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The Desecration Of Devon

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David Rose, Mail on Sunday

The Duchess of Cornwall’s son-in-law has just built this 50-acre solar farm. And through green levies on your power bills, YOU are paying for it… £430,000 every year

It is an English landscape of quintessential beauty, whose many shades of green contrast sharply with the red, loamy soil: a place of steep, broad hills and ancient stone churches, where magnificent open vistas stretch from the crags of Dartmoor to the sea at Dawlish.

South East Devon has inspired many writers, such as Thomas Hardy, Michael Morpurgo and Sir Arthur Conan Doyle. But today, one of its jewels, Haldon Ridge, in the heart of an officially designated Area of Great Landscape Value close to the Dartmoor National Park, is being desecrated.

Thanks to a company controlled by Harry Lopes, the former underwear model who is the son-in-law of the Duchess of Cornwall, running along the road at the top of the Ridge for close to a mile is the edge of a giant 50-acre solar panel energy farm.

Eyesore: The 50-acre solar farm on Haldon Ridge lies on an official Area of Great Landscape Value

Eyesore: The 50-acre solar farm on Haldon Ridge lies on an official Area of Great Landscape Value

Thanks to a company controlled by Harry Lopes, the former underwear model who is the son-in-law of the Duchess of Cornwall, the solar farm sits at the top of the ridge

The vast ‘green’ subsidies paid for renewable energy will make Mr Lopes and his colleagues – who include Sophy Fearnley-Whittingstall, sister of the TV chef and River Cottage author Hugh – surprisingly rich.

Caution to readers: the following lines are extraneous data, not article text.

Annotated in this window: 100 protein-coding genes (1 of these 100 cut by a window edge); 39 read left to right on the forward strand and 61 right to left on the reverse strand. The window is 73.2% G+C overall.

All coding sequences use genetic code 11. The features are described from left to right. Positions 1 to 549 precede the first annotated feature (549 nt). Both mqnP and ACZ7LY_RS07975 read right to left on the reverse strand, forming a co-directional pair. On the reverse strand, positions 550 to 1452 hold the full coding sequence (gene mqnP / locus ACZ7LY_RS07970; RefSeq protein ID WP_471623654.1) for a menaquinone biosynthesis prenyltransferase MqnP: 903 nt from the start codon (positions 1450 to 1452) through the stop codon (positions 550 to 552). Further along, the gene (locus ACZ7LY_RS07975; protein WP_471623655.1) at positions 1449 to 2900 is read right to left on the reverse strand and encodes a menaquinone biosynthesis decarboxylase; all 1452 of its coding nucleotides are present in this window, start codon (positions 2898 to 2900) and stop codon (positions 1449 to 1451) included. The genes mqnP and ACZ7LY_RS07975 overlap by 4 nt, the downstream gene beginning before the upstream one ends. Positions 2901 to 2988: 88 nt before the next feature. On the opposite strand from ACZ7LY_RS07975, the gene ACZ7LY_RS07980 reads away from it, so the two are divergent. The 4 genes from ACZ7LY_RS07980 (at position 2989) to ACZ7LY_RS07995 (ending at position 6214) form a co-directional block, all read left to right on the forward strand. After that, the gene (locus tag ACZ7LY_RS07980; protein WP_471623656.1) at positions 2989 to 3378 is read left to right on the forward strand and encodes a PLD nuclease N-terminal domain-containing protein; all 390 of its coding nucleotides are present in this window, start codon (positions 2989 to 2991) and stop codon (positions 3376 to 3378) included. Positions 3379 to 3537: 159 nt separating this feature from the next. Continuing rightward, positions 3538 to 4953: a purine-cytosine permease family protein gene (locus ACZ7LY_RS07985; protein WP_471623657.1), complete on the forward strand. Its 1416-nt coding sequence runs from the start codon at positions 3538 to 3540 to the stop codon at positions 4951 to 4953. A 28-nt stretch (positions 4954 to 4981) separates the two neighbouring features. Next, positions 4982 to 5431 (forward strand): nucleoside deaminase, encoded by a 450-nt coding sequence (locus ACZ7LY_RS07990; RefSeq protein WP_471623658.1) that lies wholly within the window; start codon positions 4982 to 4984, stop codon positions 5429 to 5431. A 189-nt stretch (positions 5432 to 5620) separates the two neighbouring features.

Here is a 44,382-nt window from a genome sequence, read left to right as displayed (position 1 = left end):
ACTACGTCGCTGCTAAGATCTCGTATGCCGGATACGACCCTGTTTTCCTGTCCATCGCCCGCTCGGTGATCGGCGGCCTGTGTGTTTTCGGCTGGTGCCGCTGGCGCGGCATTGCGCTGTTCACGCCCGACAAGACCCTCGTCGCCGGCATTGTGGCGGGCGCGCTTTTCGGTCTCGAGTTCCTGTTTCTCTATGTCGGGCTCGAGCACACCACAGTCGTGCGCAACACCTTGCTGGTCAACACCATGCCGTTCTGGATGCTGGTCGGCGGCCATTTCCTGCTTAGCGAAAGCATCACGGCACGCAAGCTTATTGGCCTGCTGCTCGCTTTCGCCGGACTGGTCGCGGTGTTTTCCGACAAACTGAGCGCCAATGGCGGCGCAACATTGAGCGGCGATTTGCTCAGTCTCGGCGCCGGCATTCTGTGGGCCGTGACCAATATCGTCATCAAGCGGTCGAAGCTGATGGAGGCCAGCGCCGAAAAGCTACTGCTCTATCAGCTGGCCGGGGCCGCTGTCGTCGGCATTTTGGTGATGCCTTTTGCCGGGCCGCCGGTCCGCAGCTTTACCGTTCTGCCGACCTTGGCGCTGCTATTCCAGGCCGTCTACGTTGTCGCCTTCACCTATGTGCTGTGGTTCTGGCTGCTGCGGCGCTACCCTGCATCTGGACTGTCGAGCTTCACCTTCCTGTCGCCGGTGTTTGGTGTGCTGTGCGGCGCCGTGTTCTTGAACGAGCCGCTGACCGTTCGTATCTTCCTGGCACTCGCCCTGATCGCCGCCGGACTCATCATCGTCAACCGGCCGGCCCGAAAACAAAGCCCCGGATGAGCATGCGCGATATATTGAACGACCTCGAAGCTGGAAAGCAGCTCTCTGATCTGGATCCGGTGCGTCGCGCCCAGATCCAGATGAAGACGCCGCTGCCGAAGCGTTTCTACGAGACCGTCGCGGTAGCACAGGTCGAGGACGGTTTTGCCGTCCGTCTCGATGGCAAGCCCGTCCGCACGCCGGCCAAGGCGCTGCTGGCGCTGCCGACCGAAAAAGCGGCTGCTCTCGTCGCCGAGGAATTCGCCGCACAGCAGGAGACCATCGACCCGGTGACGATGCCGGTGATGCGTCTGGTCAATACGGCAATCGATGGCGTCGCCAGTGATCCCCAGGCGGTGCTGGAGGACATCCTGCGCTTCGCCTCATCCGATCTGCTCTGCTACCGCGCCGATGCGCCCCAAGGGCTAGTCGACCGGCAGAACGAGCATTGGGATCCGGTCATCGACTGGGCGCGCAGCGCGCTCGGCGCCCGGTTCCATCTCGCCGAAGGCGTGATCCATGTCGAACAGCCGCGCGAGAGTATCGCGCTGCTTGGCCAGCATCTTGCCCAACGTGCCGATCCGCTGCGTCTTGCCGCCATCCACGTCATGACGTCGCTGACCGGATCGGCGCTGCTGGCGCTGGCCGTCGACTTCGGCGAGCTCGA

An internal report by the local Teignbridge Council’s heritage and landscape officer, Olwen Maidment, described the solar panel development as ‘not sympathetic to the character of the locality’, warning that it would ‘detract from its scenic quality’.

However, it was awarded planning permission late last year without ever being discussed by the council’s planning committee. […]

The Ashcombe estate’s owner, Ralph Rayner, refused to say yesterday how much Solstice Renewables was paying him for the use of his land. His only comment was to complain that we had flown over the solar farm without seeking his permission.

The Solstice website makes much of a pledge, issued by Sophy Fearnley-Whittingstall, to pay £6,500 a year for a ‘community benefit fund’ for projects such as improved local internet connections. Yet, next to the vast amounts the farm will rake in, most of it from subsidy, this pales into insignificance.

The Mail on Sunday asked John Constable, director of the Renewable Energy Foundation, a specialist think-tank, to compute the sums, given the panels’ supposed output of 6.5 megawatts.

He said: ‘The total annual income will be about £770,000, of which about £430,000 a year will be from subsidy under the Renewable Obligation scheme, ie over 50 per cent of their annual income will be from subsidy.’ This is about 60 times as much as might be expected as income from growing wheat.

When The Mail on Sunday asked about the figures, Mr Lopes and Sophy Fearnley-Whittingstall issued a statement. This referred only to the legality of the farm’s planning permission, adding that the site would eventually be surrounded by newly planted hedges.

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